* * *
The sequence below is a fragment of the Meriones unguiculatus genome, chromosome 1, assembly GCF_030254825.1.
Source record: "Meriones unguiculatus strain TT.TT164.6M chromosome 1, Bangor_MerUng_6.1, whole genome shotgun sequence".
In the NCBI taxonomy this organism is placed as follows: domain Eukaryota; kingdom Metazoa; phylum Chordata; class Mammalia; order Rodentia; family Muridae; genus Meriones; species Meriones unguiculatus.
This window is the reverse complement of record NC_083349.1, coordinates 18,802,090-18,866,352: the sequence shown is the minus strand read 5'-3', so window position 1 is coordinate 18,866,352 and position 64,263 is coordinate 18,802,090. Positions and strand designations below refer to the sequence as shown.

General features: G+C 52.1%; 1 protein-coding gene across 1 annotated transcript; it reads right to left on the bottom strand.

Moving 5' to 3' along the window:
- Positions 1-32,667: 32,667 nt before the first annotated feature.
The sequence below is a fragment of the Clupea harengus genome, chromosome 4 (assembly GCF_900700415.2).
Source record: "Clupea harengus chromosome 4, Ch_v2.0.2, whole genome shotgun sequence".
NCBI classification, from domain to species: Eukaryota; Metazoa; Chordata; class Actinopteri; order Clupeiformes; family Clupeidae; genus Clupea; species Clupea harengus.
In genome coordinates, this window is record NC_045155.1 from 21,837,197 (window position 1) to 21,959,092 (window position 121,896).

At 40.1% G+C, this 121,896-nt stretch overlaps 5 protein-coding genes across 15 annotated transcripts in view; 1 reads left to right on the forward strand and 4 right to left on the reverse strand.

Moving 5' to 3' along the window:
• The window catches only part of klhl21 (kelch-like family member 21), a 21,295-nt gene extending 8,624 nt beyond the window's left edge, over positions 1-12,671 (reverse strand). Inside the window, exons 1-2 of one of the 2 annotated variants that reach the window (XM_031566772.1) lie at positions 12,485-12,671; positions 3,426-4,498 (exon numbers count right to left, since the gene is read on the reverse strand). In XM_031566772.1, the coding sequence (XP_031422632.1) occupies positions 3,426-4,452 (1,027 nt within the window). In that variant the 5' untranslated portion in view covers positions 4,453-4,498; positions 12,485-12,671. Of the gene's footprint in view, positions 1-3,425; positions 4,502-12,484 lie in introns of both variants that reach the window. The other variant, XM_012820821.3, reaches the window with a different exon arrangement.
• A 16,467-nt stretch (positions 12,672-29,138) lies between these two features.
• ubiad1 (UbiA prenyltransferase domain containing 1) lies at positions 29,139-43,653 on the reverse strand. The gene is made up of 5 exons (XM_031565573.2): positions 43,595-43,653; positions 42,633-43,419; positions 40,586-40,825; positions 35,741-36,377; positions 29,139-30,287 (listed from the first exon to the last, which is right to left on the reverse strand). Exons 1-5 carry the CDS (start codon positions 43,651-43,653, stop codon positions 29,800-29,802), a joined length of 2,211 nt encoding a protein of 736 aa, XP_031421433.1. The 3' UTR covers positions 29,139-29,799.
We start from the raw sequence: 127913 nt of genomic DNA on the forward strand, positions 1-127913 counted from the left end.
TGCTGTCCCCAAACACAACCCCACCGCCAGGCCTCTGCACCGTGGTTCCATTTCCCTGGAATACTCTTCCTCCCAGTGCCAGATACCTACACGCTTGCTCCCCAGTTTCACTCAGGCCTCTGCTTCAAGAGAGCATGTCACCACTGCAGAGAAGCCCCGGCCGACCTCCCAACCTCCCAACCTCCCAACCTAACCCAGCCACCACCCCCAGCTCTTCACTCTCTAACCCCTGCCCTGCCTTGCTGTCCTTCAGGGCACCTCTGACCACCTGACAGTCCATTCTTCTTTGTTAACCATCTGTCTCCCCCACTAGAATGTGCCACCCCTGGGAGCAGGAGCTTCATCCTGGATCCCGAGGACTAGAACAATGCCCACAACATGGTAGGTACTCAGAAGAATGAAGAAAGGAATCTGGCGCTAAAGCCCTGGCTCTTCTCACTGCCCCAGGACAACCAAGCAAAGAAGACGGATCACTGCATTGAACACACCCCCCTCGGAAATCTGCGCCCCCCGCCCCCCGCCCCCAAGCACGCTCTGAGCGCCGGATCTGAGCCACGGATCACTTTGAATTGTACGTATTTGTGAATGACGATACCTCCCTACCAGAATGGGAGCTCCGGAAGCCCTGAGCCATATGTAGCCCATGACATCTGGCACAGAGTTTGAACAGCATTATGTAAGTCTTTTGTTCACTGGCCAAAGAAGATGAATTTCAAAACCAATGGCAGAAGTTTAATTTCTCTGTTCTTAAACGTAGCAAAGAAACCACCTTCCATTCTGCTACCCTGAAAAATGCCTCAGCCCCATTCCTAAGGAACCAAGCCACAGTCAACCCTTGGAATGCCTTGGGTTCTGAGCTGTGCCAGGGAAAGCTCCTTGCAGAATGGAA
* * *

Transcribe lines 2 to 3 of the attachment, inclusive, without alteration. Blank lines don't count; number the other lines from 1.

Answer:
Source record: "Meriones unguiculatus strain TT.TT164.6M chromosome 1, Bangor_MerUng_6.1, whole genome shotgun sequence".
In the NCBI taxonomy this organism is placed as follows: domain Eukaryota; kingdom Metazoa; phylum Chordata; class Mammalia; order Rodentia; family Muridae; genus Meriones; species Meriones unguiculatus.